Ohhhh! Now you’ve made me wish that we had made time for Washington this year. Your post on Port Townsend is awesome! I’m sure we would love it there. Thanks for all the great information. This one definitely goes on the list!

  18. steve says:

    Nina,
    I am pleased to hear that you guys are enjoying the Port Townsend area.

  19. Barrie Bochoff says:

    What an absolutely wonderful post. I almost feel as though I walked along. You have a real gift. I thoroughly enjoy your words and photos. All the best to you and Paul and your furry family.

    Barrie

    • libertatemamo says:

      Cheers for following along. I always love it when I know I’ve got my blog readers with me on the journey. Motivates me to keep writing.

      Nina

  20. Patricia Tallon says:

    Love your blog and especially your commentary and photos. Port Townsend is definitely on my bucket list.

  21. Janna says:

    Port Townsend–ahhhhhh–the highlight of our Washington coast tour several years ago, would really love to go back, maybe when we get this place sold and are on the road full time???

    • libertatemamo says:

      You’re selling???!! I know you’re just riling me. No way the Cowboy would go for that LOL. Never knew you guys made it out here. Must have been before I started reading your blog.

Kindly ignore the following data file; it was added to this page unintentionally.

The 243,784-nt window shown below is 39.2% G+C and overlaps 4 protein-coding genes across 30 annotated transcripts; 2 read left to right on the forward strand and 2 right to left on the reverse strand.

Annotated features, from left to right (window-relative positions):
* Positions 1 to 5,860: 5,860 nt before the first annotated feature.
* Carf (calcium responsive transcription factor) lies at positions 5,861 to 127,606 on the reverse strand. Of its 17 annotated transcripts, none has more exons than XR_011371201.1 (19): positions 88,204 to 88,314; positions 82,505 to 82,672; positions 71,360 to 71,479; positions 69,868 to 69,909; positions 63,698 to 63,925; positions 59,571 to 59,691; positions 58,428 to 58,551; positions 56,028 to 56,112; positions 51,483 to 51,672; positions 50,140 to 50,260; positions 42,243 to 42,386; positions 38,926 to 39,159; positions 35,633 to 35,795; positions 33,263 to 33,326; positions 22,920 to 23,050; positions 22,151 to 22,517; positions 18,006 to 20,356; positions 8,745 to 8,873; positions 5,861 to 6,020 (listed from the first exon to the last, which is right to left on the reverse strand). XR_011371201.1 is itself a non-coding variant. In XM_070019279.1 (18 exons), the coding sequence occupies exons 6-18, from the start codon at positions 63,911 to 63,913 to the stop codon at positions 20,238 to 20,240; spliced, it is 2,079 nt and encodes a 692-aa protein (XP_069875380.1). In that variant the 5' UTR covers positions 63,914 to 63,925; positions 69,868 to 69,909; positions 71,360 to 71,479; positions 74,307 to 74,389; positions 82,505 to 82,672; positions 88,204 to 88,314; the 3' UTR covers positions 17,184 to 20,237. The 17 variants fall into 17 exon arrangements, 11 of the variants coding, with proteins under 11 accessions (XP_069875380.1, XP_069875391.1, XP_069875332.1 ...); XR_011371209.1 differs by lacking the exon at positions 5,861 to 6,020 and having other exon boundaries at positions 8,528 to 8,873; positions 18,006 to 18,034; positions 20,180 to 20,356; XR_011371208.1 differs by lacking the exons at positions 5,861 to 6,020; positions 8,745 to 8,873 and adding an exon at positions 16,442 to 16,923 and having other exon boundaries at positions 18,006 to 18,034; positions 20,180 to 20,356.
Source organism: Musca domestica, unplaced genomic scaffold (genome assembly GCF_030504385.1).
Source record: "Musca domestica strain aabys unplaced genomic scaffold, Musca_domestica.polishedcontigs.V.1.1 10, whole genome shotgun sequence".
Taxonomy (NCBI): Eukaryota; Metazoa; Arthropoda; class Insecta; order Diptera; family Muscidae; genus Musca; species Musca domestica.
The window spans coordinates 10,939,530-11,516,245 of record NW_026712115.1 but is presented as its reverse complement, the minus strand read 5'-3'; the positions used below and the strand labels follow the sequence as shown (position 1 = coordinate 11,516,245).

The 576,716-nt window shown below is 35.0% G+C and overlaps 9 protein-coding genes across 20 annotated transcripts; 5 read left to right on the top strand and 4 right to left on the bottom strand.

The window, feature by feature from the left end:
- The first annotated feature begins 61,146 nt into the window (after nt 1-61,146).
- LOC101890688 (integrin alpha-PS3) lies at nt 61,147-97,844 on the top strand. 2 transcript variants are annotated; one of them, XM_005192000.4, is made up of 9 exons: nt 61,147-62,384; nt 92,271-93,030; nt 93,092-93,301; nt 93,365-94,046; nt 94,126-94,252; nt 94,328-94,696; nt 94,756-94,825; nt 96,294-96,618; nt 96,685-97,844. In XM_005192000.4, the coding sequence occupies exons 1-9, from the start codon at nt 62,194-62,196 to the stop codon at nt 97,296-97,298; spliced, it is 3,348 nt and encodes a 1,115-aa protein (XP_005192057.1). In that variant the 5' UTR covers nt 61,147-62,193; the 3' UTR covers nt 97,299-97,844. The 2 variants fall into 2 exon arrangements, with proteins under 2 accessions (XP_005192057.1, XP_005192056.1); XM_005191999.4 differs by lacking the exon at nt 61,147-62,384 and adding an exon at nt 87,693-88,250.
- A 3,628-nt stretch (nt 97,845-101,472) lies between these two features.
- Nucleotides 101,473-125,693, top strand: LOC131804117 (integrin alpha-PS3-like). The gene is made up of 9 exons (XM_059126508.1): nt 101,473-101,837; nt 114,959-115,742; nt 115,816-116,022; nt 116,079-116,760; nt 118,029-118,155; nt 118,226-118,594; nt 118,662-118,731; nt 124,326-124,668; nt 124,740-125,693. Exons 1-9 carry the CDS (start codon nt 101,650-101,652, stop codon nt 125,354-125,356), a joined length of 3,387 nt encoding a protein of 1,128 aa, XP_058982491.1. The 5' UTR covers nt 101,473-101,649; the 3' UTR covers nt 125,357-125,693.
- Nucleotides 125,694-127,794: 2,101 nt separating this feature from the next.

Nina

  22. Chris says:

    Great post as always Nina. Going on a ferry for the first time eh…here’s a tip…unhook the toad from the beast and drive each vehicle on separately….save mucho $$$ !!!

    • libertatemamo says:

      Huh…that’s a trick I didn’t know about. I’m going to have to re-look at the pricing schedule. Our Monday ferry is already pre-booked and pre-paid, but our Orcas Island ferry is not.

      Nina

      • Rowanova says:

        I think Chris is right, it’ll likely be cheaper to drive each rig onto the ferry separately, as they charge by length. And it gets expensive with long rigs. The beast plus the toad connected to it will (probably) be considered one real long rig and charged accordingly. As you said, it’s worth a look. Best of luck, hope you can save a few$$$. :)

        • libertatemamo says:

          Just did the calculation for the Orcas Island Ferry and indeed it DOES look like we’ll save some cash by going separately. We’ve already pre-paid the Whidby Island Ferry so I won’t change that, but we’ll separate for the Orcas Ferry. Good tip!

          Nina

  23. And, allegedly,Port Townsend is in the Rain Shadow of Olympic Park’s mountains, so it doesn’t rain all that much. Now, hop the ferry over to Whidbey Island for more cool places to explore…and don’t miss the artsy bayside town of Coupeville…there’s a state park with miles of hiking/biking trails just up the road from there.